Once upon a time, sustainability was an optional focus for companies. While many were eager to capitalize on efficiencies that could drive business and environmental value, sustainability was a set of tactics—not a leading business strategy. But those days are gone.
The realities of climate change have become stark and undeniable for human beings worldwide, leading to overt shifts in consumer behaviors, attitudes, and expectations. But these shifts toward sustainability mindfulness aren’t one-and-done; the story isn’t over.
Consumers don't want a sustainable business model from the brands they patronize; they expect it. Recent research from Nielsen is among the many data sources making this clear. As a result, modern businesses not only need to adjust their sustainability strategies accordingly, but they also need to anticipate what’s coming next and be able to respond.
Let’s examine what the newest chapter in consumers’ changing, eco-focused mindsets means for your company or your role as a sustainability leader.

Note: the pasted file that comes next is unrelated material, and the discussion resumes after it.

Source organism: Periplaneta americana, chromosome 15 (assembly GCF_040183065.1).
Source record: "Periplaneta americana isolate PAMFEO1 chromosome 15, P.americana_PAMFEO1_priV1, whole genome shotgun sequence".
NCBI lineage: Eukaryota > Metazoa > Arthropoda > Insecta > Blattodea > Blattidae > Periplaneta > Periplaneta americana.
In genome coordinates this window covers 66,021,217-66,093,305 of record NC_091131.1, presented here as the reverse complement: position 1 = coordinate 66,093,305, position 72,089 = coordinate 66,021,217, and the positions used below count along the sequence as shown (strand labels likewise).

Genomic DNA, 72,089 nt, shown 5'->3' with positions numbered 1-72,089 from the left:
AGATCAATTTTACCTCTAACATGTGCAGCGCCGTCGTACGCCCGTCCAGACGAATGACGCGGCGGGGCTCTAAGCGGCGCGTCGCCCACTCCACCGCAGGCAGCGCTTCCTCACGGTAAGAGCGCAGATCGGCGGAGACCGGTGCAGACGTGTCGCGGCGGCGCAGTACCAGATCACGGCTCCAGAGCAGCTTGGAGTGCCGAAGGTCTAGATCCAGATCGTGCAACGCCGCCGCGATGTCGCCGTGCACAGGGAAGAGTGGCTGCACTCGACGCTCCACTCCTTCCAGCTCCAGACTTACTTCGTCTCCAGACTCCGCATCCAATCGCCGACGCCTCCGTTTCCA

A New Era of Sustainability Is on the Rise
Environmental sustainability has been a part of the average consumer’s consciousness for decades. However, seeing is believing. And the environmental impacts of pollution and climate change are more visible than ever…
Consumer awareness, engagement, and mobilization around the need for sustainable solutions has been increasing rapidly this century, placing increasing pressure on corporations and governments to take the training wheels off. And it’s happening.
Governments are growing partnerships and enacting sweeping policies. Meanwhile, many companies are developing more aggressive and eco-friendly strategies that extend beyond the four walls of their organizations. In fact, hundreds of organizations worldwide have made science-based target commitments, which will require rigorous goal setting and action to achieve. Sustainability is clearly becoming a strategic business decision, not just an optional nice-to-have.